“Varan, The Unbelievable” (1958)
Don’t believe the title, Varan is very believable. In fact, I’ve seen this story before. It was called “Godzilla.” Except “Varan, The Unbelievable” is devoid of all the character, awe, suspense and respect for the world around it that “Godzilla” had.
While watching this film, moments and scenes from “Godzilla” kept playing through my head and noticing how similar the two are. The mysterious accident that leaves people dead which sets the events into action, the natives who believe it was their god that attacked these people, the ultimate reveal of the monster that leads to the destruction of the natives land, and the military designated to stop the monster from destroying Japan. This is a plot we would see in several other monster films, but in “Varan, The Unbelievable,” it is rushed and forced to get to the monster sequences.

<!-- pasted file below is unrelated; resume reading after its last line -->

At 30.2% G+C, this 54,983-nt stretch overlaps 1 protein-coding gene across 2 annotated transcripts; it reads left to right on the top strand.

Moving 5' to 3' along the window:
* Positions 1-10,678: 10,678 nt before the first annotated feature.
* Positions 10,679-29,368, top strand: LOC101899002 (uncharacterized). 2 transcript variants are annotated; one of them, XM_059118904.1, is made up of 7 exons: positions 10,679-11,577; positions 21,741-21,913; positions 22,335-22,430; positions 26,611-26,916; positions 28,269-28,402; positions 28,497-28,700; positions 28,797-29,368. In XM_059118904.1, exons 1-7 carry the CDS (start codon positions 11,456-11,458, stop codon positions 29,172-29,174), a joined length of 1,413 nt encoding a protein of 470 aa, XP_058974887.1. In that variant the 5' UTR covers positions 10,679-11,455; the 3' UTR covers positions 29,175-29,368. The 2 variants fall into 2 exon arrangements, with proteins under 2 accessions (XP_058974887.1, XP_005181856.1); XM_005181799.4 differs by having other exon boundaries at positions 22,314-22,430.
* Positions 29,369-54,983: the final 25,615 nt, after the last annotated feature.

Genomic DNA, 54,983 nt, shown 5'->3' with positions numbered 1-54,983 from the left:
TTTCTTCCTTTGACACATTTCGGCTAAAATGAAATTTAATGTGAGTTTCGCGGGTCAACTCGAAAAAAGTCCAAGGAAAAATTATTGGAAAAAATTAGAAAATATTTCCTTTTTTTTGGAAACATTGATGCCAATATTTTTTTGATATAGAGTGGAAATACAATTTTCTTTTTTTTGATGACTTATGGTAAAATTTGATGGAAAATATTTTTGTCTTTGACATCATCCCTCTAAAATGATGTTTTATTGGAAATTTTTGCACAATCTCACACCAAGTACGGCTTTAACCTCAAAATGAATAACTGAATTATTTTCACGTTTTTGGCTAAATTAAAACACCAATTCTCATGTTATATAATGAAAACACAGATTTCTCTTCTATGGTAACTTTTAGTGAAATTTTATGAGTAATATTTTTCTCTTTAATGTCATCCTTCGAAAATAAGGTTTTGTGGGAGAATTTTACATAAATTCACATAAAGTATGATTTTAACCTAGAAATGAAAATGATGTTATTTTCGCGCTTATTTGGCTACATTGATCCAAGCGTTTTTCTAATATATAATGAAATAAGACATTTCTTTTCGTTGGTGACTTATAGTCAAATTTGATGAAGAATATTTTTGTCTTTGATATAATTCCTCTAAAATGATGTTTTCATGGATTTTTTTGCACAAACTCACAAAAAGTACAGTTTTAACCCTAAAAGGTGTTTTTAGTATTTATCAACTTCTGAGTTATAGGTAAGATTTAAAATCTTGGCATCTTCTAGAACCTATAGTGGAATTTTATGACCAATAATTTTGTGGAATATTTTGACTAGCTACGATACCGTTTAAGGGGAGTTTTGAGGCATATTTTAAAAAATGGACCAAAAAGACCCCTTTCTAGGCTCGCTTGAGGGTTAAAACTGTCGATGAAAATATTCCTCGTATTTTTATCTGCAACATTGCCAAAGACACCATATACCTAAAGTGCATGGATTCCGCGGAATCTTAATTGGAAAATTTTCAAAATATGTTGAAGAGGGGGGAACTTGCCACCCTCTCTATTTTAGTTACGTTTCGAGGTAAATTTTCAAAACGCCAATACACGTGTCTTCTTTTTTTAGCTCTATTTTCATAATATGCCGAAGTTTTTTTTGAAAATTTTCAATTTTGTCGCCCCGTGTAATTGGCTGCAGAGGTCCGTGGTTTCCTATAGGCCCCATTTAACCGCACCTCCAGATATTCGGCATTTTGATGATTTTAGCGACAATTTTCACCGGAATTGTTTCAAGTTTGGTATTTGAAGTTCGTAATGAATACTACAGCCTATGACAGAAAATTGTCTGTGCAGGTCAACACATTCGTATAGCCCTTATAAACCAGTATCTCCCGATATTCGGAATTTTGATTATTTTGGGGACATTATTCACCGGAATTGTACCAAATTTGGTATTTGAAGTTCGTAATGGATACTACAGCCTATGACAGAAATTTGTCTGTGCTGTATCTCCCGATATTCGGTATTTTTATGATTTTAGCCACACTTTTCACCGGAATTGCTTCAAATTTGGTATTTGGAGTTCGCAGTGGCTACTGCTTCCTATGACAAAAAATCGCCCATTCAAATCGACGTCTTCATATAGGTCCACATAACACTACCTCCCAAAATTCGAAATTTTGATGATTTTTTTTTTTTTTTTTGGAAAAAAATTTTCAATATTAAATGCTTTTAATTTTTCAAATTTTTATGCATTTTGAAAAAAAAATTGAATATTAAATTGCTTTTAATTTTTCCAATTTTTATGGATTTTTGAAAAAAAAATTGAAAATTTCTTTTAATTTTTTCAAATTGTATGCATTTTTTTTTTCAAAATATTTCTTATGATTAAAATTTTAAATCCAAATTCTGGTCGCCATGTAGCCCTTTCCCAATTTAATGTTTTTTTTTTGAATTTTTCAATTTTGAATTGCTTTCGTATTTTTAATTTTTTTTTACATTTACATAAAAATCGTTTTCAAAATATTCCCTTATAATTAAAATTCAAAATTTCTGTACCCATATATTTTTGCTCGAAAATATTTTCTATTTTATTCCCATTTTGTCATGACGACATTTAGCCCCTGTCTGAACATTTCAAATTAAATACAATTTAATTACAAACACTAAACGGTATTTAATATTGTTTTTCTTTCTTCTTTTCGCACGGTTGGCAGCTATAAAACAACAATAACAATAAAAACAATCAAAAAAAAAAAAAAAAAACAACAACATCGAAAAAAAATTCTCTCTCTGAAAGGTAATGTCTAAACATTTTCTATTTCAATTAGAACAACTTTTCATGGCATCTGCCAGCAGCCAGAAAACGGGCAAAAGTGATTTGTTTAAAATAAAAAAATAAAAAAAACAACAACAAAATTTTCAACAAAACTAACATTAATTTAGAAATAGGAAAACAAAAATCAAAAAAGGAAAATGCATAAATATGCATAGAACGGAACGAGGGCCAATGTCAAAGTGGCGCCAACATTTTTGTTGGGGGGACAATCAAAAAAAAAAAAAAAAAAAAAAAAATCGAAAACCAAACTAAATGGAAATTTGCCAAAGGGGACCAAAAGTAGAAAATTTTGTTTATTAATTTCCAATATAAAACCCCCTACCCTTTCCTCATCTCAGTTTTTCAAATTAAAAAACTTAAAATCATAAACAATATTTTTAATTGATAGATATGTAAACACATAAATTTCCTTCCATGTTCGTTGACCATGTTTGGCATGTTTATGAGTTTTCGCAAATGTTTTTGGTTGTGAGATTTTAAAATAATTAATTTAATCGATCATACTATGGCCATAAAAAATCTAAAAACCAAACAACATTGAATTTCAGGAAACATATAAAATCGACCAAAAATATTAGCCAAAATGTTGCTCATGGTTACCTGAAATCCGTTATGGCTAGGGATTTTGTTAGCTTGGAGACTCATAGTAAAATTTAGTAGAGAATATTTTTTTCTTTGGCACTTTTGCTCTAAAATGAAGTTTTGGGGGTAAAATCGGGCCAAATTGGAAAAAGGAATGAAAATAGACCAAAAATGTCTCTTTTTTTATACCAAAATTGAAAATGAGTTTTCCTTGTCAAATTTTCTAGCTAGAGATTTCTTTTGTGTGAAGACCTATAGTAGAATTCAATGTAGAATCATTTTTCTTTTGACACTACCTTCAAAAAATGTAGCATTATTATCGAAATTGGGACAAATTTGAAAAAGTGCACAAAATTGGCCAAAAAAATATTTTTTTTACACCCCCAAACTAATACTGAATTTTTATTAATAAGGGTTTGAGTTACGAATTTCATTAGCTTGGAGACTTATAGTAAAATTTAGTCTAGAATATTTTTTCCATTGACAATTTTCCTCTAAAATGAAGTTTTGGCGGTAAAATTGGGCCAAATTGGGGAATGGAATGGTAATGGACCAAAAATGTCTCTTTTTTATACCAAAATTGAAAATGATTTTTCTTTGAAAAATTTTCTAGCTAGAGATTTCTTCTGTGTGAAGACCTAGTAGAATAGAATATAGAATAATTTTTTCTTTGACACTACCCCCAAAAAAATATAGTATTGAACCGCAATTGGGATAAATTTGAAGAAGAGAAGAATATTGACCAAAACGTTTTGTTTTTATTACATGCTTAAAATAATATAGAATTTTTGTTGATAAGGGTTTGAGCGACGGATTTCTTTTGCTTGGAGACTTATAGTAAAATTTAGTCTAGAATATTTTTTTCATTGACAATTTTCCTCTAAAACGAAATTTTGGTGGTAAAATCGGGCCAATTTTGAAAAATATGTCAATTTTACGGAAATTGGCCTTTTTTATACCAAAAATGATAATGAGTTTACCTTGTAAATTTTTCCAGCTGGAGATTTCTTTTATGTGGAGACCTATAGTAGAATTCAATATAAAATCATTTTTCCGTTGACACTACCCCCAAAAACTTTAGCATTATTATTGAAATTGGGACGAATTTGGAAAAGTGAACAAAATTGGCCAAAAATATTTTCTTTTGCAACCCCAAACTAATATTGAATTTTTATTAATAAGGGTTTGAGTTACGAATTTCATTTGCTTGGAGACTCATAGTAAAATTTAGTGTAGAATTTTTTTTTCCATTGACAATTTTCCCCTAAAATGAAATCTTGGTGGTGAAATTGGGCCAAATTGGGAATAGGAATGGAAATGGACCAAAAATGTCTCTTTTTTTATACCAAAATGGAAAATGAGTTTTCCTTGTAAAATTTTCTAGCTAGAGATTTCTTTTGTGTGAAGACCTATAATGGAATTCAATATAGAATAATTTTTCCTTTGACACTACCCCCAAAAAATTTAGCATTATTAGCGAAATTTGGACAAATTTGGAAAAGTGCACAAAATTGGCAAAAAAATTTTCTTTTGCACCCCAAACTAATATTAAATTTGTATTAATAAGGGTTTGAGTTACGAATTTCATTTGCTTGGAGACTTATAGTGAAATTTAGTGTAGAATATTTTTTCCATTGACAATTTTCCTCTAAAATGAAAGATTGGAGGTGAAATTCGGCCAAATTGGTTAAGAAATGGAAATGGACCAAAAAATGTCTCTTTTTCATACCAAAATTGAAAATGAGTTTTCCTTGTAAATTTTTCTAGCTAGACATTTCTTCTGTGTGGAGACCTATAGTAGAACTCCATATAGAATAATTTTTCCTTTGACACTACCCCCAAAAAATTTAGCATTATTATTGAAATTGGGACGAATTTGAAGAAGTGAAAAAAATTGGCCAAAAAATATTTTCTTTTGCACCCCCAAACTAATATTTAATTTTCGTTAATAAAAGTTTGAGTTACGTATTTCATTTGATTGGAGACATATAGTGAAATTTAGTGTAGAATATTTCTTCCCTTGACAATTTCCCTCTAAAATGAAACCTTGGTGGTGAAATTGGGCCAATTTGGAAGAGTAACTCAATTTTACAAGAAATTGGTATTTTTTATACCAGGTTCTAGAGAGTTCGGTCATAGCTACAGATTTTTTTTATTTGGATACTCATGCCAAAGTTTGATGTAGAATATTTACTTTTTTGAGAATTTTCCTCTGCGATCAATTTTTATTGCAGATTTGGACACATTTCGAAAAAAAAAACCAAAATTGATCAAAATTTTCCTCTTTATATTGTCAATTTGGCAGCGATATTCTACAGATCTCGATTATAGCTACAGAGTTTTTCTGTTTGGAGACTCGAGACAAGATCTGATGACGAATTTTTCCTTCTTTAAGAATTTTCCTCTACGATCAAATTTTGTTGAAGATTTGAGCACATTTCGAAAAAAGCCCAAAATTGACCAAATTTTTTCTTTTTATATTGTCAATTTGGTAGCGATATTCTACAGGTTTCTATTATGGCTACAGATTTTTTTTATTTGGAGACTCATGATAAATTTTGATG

This film feels like it was made by people who were impressed by “Godzilla” but didn’t understand what made it so great. Which is extremely odd and depressing, considering “Varan” was made by the same creators as “Godzilla.”
“Varan, The Unbelievable” was the fourth monster film created by Ishiro Honda and crew, following “Godzilla,” “Rodan” and “The Mysterians.” It is also the only other black-and-white monster film that Honda would ever make, yet it often relies on stock footage from “Godzilla,” especially for the scenes involving the military. There are even some shots where we see Godzilla’s tail or foot, but the film wants us to believe it is Varan.